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I want to delete all characters after cursor in putty or shell. How can i achieve this?

Every time I want to delete the complete line, I need to press delete key and that is something I don't want to do.

Finding a way to delete the line improve my speed and effieciency.

e.g

 $@ java -DSTOP.PORT=8982 -DSTOP.KEY=mysecret -jar start.jar --stop

@ is my cursor position so if I have to delete the line I have to keep pressing the delete key.

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up vote 19 down vote accepted

Hit Ctrl k. Here are some commonly used shortcuts

CTRL Key Bound

Ctrl + a - Jump to the start of the line
Ctrl + b - Move back a char
Ctrl + c - Terminate the command
Ctrl + d - Delete from under the cursor
Ctrl + e - Jump to the end of the line
Ctrl + f - Move forward a char
Ctrl + k - Delete to EOL
Ctrl + l - Clear the screen
Ctrl + r - Search the history backwards
Ctrl + R - Search the history backwards with multi occurrence
Ctrl + u - Delete backward from cursor
Ctrl + xx - Move between EOL and current cursor position
Ctrl + x @ - Show possible hostname completions
Ctrl + z - Suspend/ Stop the command

ALT Key Bound

Alt + < - Move to the first line in the history
Alt + > - Move to the last line in the history
Alt + ? - Show current completion list
Alt + * - Insert all possible completions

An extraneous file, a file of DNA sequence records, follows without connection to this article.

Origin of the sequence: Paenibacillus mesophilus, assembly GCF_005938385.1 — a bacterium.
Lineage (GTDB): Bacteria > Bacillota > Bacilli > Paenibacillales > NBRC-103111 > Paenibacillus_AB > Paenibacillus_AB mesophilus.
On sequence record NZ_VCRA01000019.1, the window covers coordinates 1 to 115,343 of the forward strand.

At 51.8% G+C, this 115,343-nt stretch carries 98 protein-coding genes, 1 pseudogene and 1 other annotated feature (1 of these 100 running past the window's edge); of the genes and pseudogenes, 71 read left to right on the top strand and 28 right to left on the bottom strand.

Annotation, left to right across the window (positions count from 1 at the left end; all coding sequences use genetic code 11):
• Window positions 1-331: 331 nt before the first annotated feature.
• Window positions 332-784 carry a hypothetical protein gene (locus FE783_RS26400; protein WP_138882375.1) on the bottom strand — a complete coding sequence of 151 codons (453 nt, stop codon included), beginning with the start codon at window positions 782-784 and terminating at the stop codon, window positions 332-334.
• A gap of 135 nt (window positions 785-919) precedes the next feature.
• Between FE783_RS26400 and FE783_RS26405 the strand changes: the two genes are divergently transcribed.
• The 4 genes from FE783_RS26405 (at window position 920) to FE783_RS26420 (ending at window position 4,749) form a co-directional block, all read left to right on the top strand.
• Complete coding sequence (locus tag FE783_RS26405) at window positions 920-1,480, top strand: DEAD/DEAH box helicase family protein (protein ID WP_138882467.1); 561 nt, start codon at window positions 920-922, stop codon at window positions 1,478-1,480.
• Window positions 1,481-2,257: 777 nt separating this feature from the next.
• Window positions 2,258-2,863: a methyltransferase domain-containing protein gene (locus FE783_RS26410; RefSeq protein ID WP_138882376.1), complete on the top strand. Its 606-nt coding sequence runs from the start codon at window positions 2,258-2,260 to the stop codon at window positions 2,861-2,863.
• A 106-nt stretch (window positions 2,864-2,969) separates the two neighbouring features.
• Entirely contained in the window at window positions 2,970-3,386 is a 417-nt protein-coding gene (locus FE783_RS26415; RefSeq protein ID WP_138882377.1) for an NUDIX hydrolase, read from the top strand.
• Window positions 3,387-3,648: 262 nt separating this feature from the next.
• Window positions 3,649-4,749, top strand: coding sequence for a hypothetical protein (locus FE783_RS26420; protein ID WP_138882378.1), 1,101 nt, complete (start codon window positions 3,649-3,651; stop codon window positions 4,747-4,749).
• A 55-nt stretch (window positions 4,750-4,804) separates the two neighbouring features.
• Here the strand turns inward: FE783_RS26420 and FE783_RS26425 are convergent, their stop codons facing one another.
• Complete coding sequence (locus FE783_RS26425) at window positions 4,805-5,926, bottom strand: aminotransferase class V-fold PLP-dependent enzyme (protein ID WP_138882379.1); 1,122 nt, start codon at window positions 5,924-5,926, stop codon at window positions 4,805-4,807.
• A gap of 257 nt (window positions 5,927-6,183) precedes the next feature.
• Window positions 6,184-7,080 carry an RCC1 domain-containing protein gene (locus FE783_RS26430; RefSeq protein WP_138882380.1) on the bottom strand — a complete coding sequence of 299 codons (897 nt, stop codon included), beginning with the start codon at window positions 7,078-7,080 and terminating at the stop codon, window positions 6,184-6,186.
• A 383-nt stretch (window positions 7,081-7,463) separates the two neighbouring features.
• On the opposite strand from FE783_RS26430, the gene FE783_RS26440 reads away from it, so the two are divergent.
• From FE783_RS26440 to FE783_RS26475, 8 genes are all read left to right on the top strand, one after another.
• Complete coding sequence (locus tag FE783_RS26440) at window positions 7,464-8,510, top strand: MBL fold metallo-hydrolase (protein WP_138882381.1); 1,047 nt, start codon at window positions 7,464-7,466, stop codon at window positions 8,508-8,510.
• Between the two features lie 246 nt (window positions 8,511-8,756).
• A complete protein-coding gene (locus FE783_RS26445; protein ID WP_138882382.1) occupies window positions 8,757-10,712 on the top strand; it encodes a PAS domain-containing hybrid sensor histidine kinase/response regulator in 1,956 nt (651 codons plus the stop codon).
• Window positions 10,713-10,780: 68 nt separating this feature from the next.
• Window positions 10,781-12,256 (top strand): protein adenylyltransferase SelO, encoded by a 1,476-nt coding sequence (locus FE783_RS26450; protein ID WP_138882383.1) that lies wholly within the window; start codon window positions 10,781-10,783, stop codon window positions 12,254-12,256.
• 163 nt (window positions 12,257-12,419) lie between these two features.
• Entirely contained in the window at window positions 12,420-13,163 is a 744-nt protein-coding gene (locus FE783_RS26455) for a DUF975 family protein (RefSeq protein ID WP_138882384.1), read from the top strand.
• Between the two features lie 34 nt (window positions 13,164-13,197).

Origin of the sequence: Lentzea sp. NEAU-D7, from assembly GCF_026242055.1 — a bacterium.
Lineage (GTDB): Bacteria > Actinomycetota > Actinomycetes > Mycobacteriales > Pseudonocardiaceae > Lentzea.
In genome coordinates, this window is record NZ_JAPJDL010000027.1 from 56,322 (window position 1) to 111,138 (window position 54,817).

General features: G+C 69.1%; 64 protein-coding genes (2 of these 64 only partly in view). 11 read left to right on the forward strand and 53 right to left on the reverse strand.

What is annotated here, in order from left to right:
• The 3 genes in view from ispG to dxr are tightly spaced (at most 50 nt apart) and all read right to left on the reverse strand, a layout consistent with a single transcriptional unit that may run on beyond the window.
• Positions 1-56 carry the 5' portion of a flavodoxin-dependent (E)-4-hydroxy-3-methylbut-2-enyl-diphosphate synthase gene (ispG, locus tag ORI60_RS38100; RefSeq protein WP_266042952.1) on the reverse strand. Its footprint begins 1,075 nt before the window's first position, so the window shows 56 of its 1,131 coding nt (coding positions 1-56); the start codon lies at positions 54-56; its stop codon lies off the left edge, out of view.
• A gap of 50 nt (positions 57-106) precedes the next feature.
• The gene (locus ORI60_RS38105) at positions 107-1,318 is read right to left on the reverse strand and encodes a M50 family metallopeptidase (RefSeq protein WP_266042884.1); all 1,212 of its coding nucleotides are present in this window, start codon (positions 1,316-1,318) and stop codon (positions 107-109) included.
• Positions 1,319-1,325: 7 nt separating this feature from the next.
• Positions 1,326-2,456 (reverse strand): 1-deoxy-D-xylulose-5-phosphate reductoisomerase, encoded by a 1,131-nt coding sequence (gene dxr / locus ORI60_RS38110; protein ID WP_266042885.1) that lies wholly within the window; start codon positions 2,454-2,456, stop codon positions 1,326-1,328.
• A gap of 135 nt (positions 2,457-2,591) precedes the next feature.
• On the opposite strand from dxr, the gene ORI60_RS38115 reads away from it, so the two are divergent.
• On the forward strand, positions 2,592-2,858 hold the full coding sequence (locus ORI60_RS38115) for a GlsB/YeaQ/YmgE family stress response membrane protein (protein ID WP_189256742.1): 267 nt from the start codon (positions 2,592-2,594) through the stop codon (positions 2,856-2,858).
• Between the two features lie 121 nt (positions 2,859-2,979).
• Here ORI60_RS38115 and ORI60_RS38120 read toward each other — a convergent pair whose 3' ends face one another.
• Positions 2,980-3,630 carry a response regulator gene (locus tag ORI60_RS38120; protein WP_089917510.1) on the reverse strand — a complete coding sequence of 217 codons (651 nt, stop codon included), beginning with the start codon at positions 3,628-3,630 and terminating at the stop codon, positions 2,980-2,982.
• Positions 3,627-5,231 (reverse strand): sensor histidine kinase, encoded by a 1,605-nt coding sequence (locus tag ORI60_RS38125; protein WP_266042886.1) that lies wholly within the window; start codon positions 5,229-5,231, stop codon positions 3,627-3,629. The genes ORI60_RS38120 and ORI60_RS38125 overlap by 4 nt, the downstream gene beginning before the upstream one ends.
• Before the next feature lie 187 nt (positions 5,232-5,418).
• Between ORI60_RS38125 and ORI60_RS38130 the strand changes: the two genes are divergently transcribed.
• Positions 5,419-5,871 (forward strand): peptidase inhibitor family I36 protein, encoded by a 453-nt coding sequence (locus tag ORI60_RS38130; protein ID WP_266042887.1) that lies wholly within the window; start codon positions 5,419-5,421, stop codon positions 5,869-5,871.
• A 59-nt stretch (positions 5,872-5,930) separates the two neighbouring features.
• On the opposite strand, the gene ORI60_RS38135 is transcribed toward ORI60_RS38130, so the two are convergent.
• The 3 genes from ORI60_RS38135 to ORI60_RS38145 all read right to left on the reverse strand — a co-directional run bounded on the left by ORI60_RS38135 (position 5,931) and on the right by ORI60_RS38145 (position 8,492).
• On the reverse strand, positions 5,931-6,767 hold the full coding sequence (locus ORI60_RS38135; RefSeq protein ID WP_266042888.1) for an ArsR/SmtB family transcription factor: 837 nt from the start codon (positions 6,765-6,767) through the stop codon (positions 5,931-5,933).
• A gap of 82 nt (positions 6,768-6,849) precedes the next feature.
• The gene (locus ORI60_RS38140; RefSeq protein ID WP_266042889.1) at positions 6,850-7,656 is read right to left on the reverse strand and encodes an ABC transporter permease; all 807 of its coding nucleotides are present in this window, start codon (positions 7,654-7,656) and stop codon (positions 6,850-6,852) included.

Alt + / - Attempt to complete filename
Alt + . - Yank last argument to previous command
Alt + b - Move backward
Alt + c - Capitalize the word
Alt + d - Delete word
Alt + f - Move forward
Alt + l - Make word lowercase
Alt + n - Search the history forwards non-incremental
Alt + p - Search the history backwards non-incremental
Alt + r - Recall command
Alt + t - Move words around
Alt + u - Make word uppercase
Alt + back-space - Delete backward from cursor
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Hit ESC key and press d , delete only single word – Rahul Mehta Nov 28 '11 at 6:00
    
Which distribution are you using? – jaypal singh Nov 28 '11 at 6:03
    
ubuntu 11 version – Rahul Mehta Nov 28 '11 at 6:04
1  
CTRL k should do it. – jaypal singh Nov 28 '11 at 6:06
    
yeah great thanks – Rahul Mehta Nov 28 '11 at 6:23

I know it's an old question, but if you like/work with vi editor, you can use:

$ set -o vi

That allows you treat the input as inside the vim editor (insert mode):

  • Delete to the end of line <ESC>D,
  • Edit entire command line inside a vim session <ESC>v (exiting vim executes command)
  • Search in last commands <ESC>/regexp_to_find,
  • Go to start of line <ESC>0,
  • Insert at start of line <ESC>I,
  • Change next word <ESC>cw
  • Etc.

This is one of many vim tutorials.

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